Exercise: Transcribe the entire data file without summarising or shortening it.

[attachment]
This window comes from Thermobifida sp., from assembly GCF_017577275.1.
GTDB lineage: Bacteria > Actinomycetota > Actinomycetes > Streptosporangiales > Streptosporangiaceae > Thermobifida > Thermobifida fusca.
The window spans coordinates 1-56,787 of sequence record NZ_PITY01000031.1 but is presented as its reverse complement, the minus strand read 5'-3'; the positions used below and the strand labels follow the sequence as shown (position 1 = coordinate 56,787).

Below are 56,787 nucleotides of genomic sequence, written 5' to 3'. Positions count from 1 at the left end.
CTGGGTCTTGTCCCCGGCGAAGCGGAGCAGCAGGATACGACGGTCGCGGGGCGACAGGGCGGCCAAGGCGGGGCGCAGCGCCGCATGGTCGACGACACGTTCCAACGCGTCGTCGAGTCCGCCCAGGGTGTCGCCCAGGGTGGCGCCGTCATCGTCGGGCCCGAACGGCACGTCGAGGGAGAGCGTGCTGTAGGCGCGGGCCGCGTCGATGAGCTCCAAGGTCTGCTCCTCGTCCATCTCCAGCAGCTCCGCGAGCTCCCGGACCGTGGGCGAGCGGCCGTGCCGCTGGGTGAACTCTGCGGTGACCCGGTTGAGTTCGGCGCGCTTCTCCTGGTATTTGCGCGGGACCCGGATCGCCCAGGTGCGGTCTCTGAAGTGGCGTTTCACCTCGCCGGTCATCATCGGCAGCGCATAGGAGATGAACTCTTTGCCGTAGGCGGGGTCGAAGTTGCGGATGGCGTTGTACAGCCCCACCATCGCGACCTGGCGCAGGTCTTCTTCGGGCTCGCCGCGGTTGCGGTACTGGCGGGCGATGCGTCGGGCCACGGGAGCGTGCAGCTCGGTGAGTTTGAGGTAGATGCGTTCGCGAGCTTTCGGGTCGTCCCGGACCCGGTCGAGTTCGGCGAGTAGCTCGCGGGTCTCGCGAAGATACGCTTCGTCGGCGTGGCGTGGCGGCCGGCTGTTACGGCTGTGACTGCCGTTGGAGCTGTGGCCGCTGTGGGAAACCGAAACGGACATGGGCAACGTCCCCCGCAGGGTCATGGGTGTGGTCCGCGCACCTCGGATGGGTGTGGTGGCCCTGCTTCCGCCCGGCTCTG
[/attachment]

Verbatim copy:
This window comes from Thermobifida sp., from assembly GCF_017577275.1.
GTDB lineage: Bacteria > Actinomycetota > Actinomycetes > Streptosporangiales > Streptosporangiaceae > Thermobifida > Thermobifida fusca.
The window spans coordinates 1-56,787 of sequence record NZ_PITY01000031.1 but is presented as its reverse complement, the minus strand read 5'-3'; the positions used below and the strand labels follow the sequence as shown (position 1 = coordinate 56,787).

Below are 56,787 nucleotides of genomic sequence, written 5' to 3'. Positions count from 1 at the left end.
CTGGGTCTTGTCCCCGGCGAAGCGGAGCAGCAGGATACGACGGTCGCGGGGCGACAGGGCGGCCAAGGCGGGGCGCAGCGCCGCATGGTCGACGACACGTTCCAACGCGTCGTCGAGTCCGCCCAGGGTGTCGCCCAGGGTGGCGCCGTCATCGTCGGGCCCGAACGGCACGTCGAGGGAGAGCGTGCTGTAGGCGCGGGCCGCGTCGATGAGCTCCAAGGTCTGCTCCTCGTCCATCTCCAGCAGCTCCGCGAGCTCCCGGACCGTGGGCGAGCGGCCGTGCCGCTGGGTGAACTCTGCGGTGACCCGGTTGAGTTCGGCGCGCTTCTCCTGGTATTTGCGCGGGACCCGGATCGCCCAGGTGCGGTCTCTGAAGTGGCGTTTCACCTCGCCGGTCATCATCGGCAGCGCATAGGAGATGAACTCTTTGCCGTAGGCGGGGTCGAAGTTGCGGATGGCGTTGTACAGCCCCACCATCGCGACCTGGCGCAGGTCTTCTTCGGGCTCGCCGCGGTTGCGGTACTGGCGGGCGATGCGTCGGGCCACGGGAGCGTGCAGCTCGGTGAGTTTGAGGTAGATGCGTTCGCGAGCTTTCGGGTCGTCCCGGACCCGGTCGAGTTCGGCGAGTAGCTCGCGGGTCTCGCGAAGATACGCTTCGTCGGCGTGGCGTGGCGGCCGGCTGTTACGGCTGTGACTGCCGTTGGAGCTGTGGCCGCTGTGGGAAACCGAAACGGACATGGGCAACGTCCCCCGCAGGGTCATGGGTGTGGTCCGCGCACCTCGGATGGGTGTGGTGGCCCTGCTTCCGCCCGGCTCTG